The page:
The goal is to ensure a standard operating system for handling reports by whistle-blowers. At the moment, there are no clear rules on how or which agency is responsible for managing reports. While the Federal Ministry of Finance currently hosts the website, the ministry has no investigative powers and would have to liaise with the anti-corruption agencies (including the EFCC, ICPC, Code of Conduct Bureau, and the Police, among others) to act on reports. AFRICMIL will facilitate discussions among the relevant agencies to generate coordination and information-sharing mechanisms. This is an important part of ensuring proper implementation and boosting public confidence.

Training for targeted project partners:

CORA will train targeted project partners to increase their understanding and ensure their active involvement in the promotion of the whistleblower policy. The focus will be on revenue-generating agencies, including leaders of staff unions and officials of the Federal Inland Revenue Service, Nigeria National Petroleum Corporation, Nigeria Maritime Administration and Safety Agency, and staff unions of commercial banks. Several allegations of corruption involve some of these agencies. By mobilizing staff and union members, and officials of these agencies, AFRICMIL hopes to take the fight against corruption to the doorstep of the people most involved.


CORA will embark on focused advocacy targeted at MDAs, anti-corruption institutions, media, and relevant CSOs to protect and ensure transparent implementation of the whistle-blower policy. In this regard, it would partner with other Foundation grantees to provide technical assistance to agencies and groups responsible for ensuring a Whistle Blower Act in Nigeria. The advocacy would take the form of regular roundtables to assess performance and gaps in the implementation of the whistle-blower policy, expert forums to discuss public engagement, the role of media, the role of legislators, the role of citizens, etc.

Part of the advocacy will be to follow up on reported cases of corruption, particularly those of public interest to ensure they are acted upon. We will monitor reported cases and reach out to the relevant anti-corruption agency to act on these cases.

CORA has started doing this, for example, by contacting the EFCC on the ongoing case of Ntia Thompson, the Assistant Director in the Ministry of Foreign Affairs who was dismissed in January 2017 for reporting financial fraud in the Ministry to the EFCC in April 2016. We took up his case with the anti-graft agency and this has led to a renewed investigation into the case. Public confidence in the whistleblower policy will be reinforced when the public gets assurance that their reports will be acted upon.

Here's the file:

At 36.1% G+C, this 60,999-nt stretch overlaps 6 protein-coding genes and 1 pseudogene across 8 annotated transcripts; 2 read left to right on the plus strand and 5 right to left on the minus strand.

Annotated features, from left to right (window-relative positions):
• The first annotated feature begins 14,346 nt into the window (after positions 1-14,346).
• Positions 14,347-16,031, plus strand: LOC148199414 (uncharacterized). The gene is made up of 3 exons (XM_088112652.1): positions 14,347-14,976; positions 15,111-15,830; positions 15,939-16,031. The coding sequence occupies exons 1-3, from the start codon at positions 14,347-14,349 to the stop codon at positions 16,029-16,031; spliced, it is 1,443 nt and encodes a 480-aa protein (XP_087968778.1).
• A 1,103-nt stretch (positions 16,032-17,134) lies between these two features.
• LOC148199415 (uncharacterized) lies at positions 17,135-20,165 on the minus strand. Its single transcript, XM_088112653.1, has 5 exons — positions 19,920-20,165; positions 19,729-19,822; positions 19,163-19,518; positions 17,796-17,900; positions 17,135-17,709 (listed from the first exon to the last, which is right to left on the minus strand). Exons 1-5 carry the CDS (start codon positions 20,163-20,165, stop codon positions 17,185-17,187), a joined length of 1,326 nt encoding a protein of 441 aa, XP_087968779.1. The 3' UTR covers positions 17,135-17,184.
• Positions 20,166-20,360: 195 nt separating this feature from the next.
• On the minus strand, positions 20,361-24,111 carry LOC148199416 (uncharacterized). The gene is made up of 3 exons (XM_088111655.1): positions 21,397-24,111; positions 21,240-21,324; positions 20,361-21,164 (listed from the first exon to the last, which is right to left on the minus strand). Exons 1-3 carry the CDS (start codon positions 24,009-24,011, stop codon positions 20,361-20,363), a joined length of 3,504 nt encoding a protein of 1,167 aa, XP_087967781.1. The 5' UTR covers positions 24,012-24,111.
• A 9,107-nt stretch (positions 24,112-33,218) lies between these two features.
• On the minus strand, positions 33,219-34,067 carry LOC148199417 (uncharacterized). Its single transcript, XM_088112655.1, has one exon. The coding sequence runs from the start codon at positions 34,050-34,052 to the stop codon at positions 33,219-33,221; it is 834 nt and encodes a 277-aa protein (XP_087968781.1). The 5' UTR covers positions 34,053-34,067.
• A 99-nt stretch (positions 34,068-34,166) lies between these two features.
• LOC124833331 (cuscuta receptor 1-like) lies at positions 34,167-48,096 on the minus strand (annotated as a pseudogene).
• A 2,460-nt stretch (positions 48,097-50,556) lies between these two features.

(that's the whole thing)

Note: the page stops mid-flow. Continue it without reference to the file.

Social media engagement (including mobilization of youth on social media):

This will involve active engagement with young bloggers and youth (boys and girls) active on social media. CORA will collaborate with young bloggers (with large followership) to educate the public and get citizens’ feedback on the whistle-blower policy. CORA plans to hold several online dialogues, and conferences with relevant agencies where young people and the general public will be able to ask questions and provide regular feedback on their experience from engaging the whistle-blower guideline. The forums will provide useful feedback necessary to refine and/or strengthen the implementation and architecture of the policy.

Public feedback system:

CORA will organize town hall meetings, and interactive radio sessions and use the online platform, Corruption Anonymous to track reported cases and actions and report back to anti-corruption agencies the feedback received from the public. The feedback received from the anti-corruption agencies will also be communicated to the public to improve transparency and strengthen public confidence in the whistleblower policy.

Technical support to administrators of the whistle-blower policy:

CORA, working with its partners, anticipates providing training and assistance to the agencies responsible for administering the whistleblower guideline. We will work with the agencies to ensure relevant staff in charge of receiving, reviewing, documenting, and analyzing reports have the required competencies. We will canvass a centralized data/information collation and processing system to avoid duplication. It will also contribute to the safety and integrity of reports and reporters (whistle-blowers). We will facilitate learning exchanges between the agencies and other countries (with functional whistle-blower policy/legislation).

Policy implications of CORA:

This project aims to empower citizens to become the catalyst in the fight against corruption by supporting the Whistle Blower Initiative of the government. The success of this project will show that government policies can be effective if they get the desired input from relevant stakeholders and that winning the war on corruption requires urgent holistic attention and creative response that is both civil society oriented and sustainable.